Everyone knows the Packers didn’t draft a receiver. Not everyone knew they didn’t need one. At least they didn’t need one in their season-opening 43-34 win at the Vikings. Aaron Rodgers seemed as happy as ever heading into this season despite the fact that the team drafted his possible eventual successor in Jordan Love in the first round. So Rodgers relied on his old favorite Davante Adams and a couple of receivers (Marquez Valdes-Scantling and Allen Lazard) he talked up this summer. The Packers scored their most points in a season opener thanks to 364 yards and four touchdowns by Rodgers. Although the Packers’ lack of additions at receiver didn’t hurt them on Sunday, will it be a limitation at some point? — Rob Demovsky
Next game: vs. Detroit (1 p.m. ET, Sunday)
Aaron Rodgers is in vintage form in Week 1 as he throws for 364 yards and four touchdowns in the Packers’ victory vs. the Vikings.
Not a great start if the Vikings want to be contenders. Four of the Vikings’ first five games are against opponents who appeared in the 2019 playoffs. Allowing teams of that caliber to be on the field for 41 minutes, 16 seconds like Minnesota did with Green Bay won’t result in many wins. The Vikings’ 18:44 time of possession was their lowest since the league began recording the stat in 1977, per the Elias Sports Bureau, and this retooled defense needs to find its footing even without Danielle Hunter for a minimum of two more games and a young group of corners that will take a while to develop. Minnesota allowed Green Bay to convert on 6 of 11 third-down attempts, jumped offsides twice thanks to Aaron Rodgers’ mastery of the hard count, gave up 522 yards of offense and let one player dominate the defense in Davante Adams. Maybe it’s rust, maybe it’s a lack of cohesion within a revamped unit, but either way this defense cannot have another performance like this. — Courtney Cronin
Next game: at Indianapolis (1 p.m. ET, Sunday)
Standout performer: Josh Allen. 33-of-46 for 312 yards, two TDs; 14 carries for 57 yards, TD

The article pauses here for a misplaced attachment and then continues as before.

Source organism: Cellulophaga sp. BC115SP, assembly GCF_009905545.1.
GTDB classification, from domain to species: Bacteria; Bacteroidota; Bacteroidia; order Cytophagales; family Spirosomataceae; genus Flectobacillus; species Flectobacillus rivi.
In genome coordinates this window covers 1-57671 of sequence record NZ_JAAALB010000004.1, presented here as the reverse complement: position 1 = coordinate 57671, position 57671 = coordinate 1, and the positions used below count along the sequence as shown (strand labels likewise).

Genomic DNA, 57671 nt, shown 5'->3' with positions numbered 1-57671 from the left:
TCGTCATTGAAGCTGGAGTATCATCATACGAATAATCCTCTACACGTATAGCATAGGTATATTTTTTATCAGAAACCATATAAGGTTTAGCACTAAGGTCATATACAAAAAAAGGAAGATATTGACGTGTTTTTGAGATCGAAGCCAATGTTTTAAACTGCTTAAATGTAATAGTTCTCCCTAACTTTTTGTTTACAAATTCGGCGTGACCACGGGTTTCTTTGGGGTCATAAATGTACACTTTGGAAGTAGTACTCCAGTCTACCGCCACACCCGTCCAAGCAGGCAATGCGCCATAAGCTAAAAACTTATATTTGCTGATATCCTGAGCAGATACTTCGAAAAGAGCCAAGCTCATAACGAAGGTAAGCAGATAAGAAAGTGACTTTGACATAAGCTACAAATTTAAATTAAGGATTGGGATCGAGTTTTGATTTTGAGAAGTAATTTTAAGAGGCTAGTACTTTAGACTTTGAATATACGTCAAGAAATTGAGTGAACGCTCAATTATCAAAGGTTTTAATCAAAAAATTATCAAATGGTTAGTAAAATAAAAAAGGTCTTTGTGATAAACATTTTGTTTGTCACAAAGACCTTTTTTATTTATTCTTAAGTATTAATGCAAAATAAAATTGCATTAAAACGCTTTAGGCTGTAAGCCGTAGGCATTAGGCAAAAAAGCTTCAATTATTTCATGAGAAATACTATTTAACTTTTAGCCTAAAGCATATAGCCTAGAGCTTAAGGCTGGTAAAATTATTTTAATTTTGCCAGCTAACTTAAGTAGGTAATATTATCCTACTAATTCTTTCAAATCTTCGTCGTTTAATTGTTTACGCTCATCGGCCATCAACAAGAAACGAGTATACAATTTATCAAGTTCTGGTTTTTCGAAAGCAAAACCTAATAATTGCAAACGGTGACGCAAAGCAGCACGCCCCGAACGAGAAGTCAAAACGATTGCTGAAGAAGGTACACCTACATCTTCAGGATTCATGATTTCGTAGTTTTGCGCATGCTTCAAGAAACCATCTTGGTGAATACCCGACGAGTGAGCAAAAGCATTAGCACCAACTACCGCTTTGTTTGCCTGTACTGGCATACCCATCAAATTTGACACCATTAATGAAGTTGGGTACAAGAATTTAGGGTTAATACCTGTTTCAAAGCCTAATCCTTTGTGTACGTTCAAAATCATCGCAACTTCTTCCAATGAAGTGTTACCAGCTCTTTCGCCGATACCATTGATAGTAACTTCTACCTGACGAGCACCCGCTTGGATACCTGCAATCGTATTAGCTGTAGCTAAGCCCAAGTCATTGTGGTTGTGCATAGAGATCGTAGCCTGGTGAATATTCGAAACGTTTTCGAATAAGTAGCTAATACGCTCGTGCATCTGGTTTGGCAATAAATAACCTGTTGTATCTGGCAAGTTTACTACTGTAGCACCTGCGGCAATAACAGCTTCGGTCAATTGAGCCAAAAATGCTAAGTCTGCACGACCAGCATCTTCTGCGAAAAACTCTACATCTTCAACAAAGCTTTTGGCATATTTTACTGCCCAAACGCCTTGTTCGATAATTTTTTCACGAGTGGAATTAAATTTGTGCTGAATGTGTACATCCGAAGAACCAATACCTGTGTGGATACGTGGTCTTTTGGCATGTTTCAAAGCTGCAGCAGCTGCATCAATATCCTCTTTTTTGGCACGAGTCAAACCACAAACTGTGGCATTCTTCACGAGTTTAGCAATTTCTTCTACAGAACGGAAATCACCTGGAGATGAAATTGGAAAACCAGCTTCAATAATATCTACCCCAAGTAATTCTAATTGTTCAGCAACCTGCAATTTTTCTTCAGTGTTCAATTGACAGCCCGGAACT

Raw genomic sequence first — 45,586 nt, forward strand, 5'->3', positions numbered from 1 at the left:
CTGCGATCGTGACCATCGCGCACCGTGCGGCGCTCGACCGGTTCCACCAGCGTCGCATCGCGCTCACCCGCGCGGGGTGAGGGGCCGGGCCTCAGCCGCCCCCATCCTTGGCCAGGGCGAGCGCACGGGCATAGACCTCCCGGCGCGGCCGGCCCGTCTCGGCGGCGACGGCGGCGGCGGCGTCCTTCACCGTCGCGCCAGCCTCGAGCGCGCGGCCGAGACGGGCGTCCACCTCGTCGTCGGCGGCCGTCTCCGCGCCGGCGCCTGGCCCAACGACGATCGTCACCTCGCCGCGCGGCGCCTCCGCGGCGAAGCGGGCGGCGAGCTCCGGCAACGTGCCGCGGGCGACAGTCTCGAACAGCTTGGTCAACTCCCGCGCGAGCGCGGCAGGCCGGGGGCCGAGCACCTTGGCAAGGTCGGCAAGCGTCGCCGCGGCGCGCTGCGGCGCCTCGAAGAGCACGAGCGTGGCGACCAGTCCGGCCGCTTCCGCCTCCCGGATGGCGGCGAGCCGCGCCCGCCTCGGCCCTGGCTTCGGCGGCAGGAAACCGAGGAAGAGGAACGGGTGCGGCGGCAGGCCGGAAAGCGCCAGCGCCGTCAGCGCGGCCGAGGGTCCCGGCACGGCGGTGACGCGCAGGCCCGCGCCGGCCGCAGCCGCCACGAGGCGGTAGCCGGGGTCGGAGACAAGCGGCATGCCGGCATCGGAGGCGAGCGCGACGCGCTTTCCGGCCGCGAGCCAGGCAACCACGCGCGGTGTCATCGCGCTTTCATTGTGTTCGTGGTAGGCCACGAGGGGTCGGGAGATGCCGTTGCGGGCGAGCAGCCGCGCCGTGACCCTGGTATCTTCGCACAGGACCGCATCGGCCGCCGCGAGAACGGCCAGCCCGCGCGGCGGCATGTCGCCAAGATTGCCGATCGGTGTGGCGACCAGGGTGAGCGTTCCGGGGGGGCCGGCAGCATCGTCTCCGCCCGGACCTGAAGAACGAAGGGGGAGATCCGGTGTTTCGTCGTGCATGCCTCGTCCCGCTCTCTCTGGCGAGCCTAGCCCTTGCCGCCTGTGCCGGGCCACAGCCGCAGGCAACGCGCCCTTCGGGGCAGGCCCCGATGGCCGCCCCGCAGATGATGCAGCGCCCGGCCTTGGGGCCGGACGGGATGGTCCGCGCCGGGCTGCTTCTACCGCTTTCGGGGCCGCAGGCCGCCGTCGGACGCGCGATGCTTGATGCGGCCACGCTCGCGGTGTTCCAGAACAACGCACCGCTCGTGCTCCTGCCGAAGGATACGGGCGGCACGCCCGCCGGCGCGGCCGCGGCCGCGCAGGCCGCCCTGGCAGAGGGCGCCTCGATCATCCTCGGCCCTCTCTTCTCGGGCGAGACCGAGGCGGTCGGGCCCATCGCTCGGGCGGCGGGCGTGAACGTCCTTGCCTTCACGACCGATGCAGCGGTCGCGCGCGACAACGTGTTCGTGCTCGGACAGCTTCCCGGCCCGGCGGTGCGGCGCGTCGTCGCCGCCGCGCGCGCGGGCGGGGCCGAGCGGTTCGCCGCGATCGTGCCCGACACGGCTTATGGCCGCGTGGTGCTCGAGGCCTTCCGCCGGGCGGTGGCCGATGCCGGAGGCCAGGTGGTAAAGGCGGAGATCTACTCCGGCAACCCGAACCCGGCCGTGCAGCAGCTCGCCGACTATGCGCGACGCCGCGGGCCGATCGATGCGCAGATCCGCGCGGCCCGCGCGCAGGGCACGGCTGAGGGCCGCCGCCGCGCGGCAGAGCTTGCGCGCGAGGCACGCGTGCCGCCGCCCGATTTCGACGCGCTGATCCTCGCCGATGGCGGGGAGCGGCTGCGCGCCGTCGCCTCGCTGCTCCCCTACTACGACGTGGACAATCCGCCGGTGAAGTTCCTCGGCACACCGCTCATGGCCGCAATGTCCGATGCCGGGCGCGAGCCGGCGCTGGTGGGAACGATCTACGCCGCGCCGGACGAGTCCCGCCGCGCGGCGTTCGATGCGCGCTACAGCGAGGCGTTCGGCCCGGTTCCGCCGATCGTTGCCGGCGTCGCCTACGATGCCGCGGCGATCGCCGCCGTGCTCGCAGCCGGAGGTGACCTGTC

Not a perfect day for Josh Allen, but an encouraging one. The Bills need Josh Allen to be able to win games with his arm this season, and he showed he was capable with a 312-yard passing performance against the Jets in the season opener. Buffalo struggled to get anything going on the ground outside of a few scrambles from Allen, but the third-year quarterback did more than enough to keep the Bills in control. If he can continue to throw the ball like this (33-of-46) when defenses take away the run, the Bills will be in good shape this season. — Marcel Louis-Jacques
Next game: at Miami (1 p.m. ET, Sunday)
Sam Darnold‘s disappointing performance intensifies the pressure on him and coach Adam Gase, whose job is tied to the young quarterback’s growth. This was a step backward for Darnold, who now faces another tough defense next week in the San Francisco 49ers. Many of Darnold’s mistakes were self-inflicted, but his playcaller — Gase — could have done a better job of finding soft spots in the Buffalo defense. — Rich Cimini
Next game: vs. San Francisco (1 p.m. Sunday)
Standout performer: Cam Newton. Fifteen carries for 75 yards, two TDs; 15-of-19 for 155 yards passing.
Cam Newton’s dual-threat ability as a runner stole the show. Newton had touchdown runs of 4 and 11 yards as offensive coordinator Josh McDaniels introduced zone-read concepts that were never part of the attack during Tom Brady‘s tenure. How rare was the multiple-rushing-TD feat by a Patriots quarterback? According to research by ESPN Stats & Information, Patriots quarterbacks have had three games with multiple rushing touchdowns over the past 35 seasons (all by Tom Brady). Newton now has 60 career rushing touchdowns. Brady had 22 career regular-season touchdown runs with the Patriots, and if Newton keeps up this pace, he would match the mark in one season. — Mike Reiss
Next game: at Seattle (8:20 p.m. ET, Sunday)
Cam Newton finds the end zone twice, leading the Patriots to a Week 1 win over the Dolphins.